With the passing of Patrick Seale (1930-2015), it might become difficult to read more “authoritative” personal-political biographies of members of the Assad family. Assad the son demonstrated little trust in the past decade, even for the British scholar in whom Assad the father frequently confided. Will anyone else step onto the stage of political biographies about Syria’s elites in order to offer us a stronger grip over the character of Bashar al-Assad? Not certain, at least as of now.
A book review of Jay Nordlinger’s “Children of Monsters,” by Christine Smallwood, which appeared in Harper’s Magazine (September 2015 Issue), provoked me to discuss this question. Nordlinger, a conservative intellectual, whose treatment of the subject the reviewer describes as “sketchy,” believes his book in part to be “a psychological study.” The book’s title has revived an old interest in discovering what influence Assad the father (or the “monster” to use Nordlinger’s term) exercised upon his child, Bashar. Daniel J. Flynn of Breitbart website cites Nordlinger as stating, “It’s a strange fact that Bashar Assad has killed many more than the old man, Hafez Assad, killed or probably dreamed of killing” (the number of the Syrian dead today borders on half of a million). Nordlinger adds: “Bashar has kept the family business going, so to speak. He has killed as many as necessary to remain on the throne, to keep that family business going. I suppose his father would be proud.” A word of clarification: the subject of Nordlinger’s book does not focus upon one specific monster, but rather concerns the children of many 20th and some 21st century dictators, which includes Bashar al-Assad.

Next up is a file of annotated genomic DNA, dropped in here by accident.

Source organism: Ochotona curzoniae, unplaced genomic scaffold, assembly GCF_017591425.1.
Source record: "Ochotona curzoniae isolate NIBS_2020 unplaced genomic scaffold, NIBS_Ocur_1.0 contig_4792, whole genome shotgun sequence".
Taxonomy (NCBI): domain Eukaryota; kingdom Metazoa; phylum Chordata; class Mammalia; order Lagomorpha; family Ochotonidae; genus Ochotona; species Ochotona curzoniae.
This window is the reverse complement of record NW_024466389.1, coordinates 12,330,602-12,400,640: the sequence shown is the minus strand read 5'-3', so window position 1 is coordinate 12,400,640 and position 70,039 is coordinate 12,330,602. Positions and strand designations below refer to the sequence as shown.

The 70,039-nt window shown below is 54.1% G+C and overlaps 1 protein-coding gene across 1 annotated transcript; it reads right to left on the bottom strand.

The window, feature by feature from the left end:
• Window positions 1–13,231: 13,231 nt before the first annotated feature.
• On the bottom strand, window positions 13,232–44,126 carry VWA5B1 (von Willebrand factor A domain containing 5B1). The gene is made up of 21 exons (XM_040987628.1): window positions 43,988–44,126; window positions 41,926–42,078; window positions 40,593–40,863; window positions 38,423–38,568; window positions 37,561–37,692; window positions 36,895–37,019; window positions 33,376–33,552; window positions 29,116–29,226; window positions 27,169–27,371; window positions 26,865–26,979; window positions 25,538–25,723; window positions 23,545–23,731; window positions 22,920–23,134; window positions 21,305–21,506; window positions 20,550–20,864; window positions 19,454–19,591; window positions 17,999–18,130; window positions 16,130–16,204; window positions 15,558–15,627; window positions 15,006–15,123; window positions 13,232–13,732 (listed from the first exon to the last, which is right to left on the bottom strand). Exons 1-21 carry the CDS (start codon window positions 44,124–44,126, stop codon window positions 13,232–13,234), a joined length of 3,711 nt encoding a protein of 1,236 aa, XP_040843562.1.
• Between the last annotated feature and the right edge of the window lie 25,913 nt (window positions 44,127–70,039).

This excerpt is from Elie Chalala's "'Children of Monsters': Doomed by Nature and Nurture?" which is scheduled to appear for Al Jadid Magazine (Vol. 20, No. 71, 2016).